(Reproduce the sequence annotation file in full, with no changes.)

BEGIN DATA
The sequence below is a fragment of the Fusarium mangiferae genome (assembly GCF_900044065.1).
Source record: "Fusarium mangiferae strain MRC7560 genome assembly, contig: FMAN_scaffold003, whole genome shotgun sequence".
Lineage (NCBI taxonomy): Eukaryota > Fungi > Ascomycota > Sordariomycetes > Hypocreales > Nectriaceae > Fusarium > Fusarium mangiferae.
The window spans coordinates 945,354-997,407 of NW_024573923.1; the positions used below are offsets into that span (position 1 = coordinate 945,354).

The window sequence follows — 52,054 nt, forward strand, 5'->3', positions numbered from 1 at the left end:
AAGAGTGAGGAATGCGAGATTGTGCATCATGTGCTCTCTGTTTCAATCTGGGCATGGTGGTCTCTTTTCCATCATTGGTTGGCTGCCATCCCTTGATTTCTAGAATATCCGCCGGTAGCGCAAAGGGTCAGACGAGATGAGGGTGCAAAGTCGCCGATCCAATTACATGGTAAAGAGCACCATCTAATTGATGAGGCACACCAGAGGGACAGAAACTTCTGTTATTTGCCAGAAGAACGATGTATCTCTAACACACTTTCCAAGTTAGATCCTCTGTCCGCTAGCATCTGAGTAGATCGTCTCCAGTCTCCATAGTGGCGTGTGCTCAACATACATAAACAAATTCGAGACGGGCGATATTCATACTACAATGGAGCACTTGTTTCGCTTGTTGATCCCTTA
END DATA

The sequence below is a fragment of the Fusarium mangiferae genome (assembly GCF_900044065.1).
Source record: "Fusarium mangiferae strain MRC7560 genome assembly, contig: FMAN_scaffold003, whole genome shotgun sequence".
Lineage (NCBI taxonomy): Eukaryota > Fungi > Ascomycota > Sordariomycetes > Hypocreales > Nectriaceae > Fusarium > Fusarium mangiferae.
The window spans coordinates 945,354-997,407 of NW_024573923.1; the positions used below are offsets into that span (position 1 = coordinate 945,354).

The window sequence follows — 52,054 nt, forward strand, 5'->3', positions numbered from 1 at the left end:
AAGAGTGAGGAATGCGAGATTGTGCATCATGTGCTCTCTGTTTCAATCTGGGCATGGTGGTCTCTTTTCCATCATTGGTTGGCTGCCATCCCTTGATTTCTAGAATATCCGCCGGTAGCGCAAAGGGTCAGACGAGATGAGGGTGCAAAGTCGCCGATCCAATTACATGGTAAAGAGCACCATCTAATTGATGAGGCACACCAGAGGGACAGAAACTTCTGTTATTTGCCAGAAGAACGATGTATCTCTAACACACTTTCCAAGTTAGATCCTCTGTCCGCTAGCATCTGAGTAGATCGTCTCCAGTCTCCATAGTGGCGTGTGCTCAACATACATAAACAAATTCGAGACGGGCGATATTCATACTACAATGGAGCACTTGTTTCGCTTGTTGATCCCTTA